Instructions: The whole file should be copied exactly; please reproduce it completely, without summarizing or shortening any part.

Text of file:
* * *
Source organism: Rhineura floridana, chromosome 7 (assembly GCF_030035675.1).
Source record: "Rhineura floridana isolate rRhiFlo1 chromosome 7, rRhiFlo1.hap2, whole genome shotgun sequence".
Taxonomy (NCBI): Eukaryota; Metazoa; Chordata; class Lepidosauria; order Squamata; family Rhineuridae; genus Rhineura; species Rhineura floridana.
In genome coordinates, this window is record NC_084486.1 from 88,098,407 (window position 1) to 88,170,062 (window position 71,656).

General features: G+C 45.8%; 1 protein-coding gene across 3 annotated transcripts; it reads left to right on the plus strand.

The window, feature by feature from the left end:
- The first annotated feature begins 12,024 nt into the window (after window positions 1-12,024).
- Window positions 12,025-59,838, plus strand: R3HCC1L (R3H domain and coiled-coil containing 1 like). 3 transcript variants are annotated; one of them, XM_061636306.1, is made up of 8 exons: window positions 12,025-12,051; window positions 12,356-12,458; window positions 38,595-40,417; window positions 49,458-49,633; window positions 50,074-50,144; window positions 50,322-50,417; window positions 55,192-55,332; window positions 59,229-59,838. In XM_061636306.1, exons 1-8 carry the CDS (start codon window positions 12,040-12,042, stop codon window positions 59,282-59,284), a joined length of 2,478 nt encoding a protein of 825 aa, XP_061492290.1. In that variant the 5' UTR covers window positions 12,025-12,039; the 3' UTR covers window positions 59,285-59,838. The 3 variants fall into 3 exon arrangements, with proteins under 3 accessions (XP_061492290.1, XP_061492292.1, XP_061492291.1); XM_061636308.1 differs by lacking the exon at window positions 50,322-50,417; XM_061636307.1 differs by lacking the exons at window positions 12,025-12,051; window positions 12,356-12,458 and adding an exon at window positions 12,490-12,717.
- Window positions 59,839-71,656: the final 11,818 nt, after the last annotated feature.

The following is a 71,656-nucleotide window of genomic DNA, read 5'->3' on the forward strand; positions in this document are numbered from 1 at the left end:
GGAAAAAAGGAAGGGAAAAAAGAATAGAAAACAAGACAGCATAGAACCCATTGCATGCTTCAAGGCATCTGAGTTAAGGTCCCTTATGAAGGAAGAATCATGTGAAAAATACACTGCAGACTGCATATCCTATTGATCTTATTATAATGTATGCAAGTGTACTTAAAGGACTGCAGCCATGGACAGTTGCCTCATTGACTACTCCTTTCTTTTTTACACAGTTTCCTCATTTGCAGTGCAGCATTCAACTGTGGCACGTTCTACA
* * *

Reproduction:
Source organism: Rhineura floridana, chromosome 7 (assembly GCF_030035675.1).
Source record: "Rhineura floridana isolate rRhiFlo1 chromosome 7, rRhiFlo1.hap2, whole genome shotgun sequence".
Taxonomy (NCBI): Eukaryota; Metazoa; Chordata; class Lepidosauria; order Squamata; family Rhineuridae; genus Rhineura; species Rhineura floridana.
In genome coordinates, this window is record NC_084486.1 from 88,098,407 (window position 1) to 88,170,062 (window position 71,656).

General features: G+C 45.8%; 1 protein-coding gene across 3 annotated transcripts; it reads left to right on the plus strand.

The window, feature by feature from the left end:
- The first annotated feature begins 12,024 nt into the window (after window positions 1-12,024).
- Window positions 12,025-59,838, plus strand: R3HCC1L (R3H domain and coiled-coil containing 1 like). 3 transcript variants are annotated; one of them, XM_061636306.1, is made up of 8 exons: window positions 12,025-12,051; window positions 12,356-12,458; window positions 38,595-40,417; window positions 49,458-49,633; window positions 50,074-50,144; window positions 50,322-50,417; window positions 55,192-55,332; window positions 59,229-59,838. In XM_061636306.1, exons 1-8 carry the CDS (start codon window positions 12,040-12,042, stop codon window positions 59,282-59,284), a joined length of 2,478 nt encoding a protein of 825 aa, XP_061492290.1. In that variant the 5' UTR covers window positions 12,025-12,039; the 3' UTR covers window positions 59,285-59,838. The 3 variants fall into 3 exon arrangements, with proteins under 3 accessions (XP_061492290.1, XP_061492292.1, XP_061492291.1); XM_061636308.1 differs by lacking the exon at window positions 50,322-50,417; XM_061636307.1 differs by lacking the exons at window positions 12,025-12,051; window positions 12,356-12,458 and adding an exon at window positions 12,490-12,717.
- Window positions 59,839-71,656: the final 11,818 nt, after the last annotated feature.

The following is a 71,656-nucleotide window of genomic DNA, read 5'->3' on the forward strand; positions in this document are numbered from 1 at the left end:
GGAAAAAAGGAAGGGAAAAAAGAATAGAAAACAAGACAGCATAGAACCCATTGCATGCTTCAAGGCATCTGAGTTAAGGTCCCTTATGAAGGAAGAATCATGTGAAAAATACACTGCAGACTGCATATCCTATTGATCTTATTATAATGTATGCAAGTGTACTTAAAGGACTGCAGCCATGGACAGTTGCCTCATTGACTACTCCTTTCTTTTTTACACAGTTTCCTCATTTGCAGTGCAGCATTCAACTGTGGCACGTTCTACA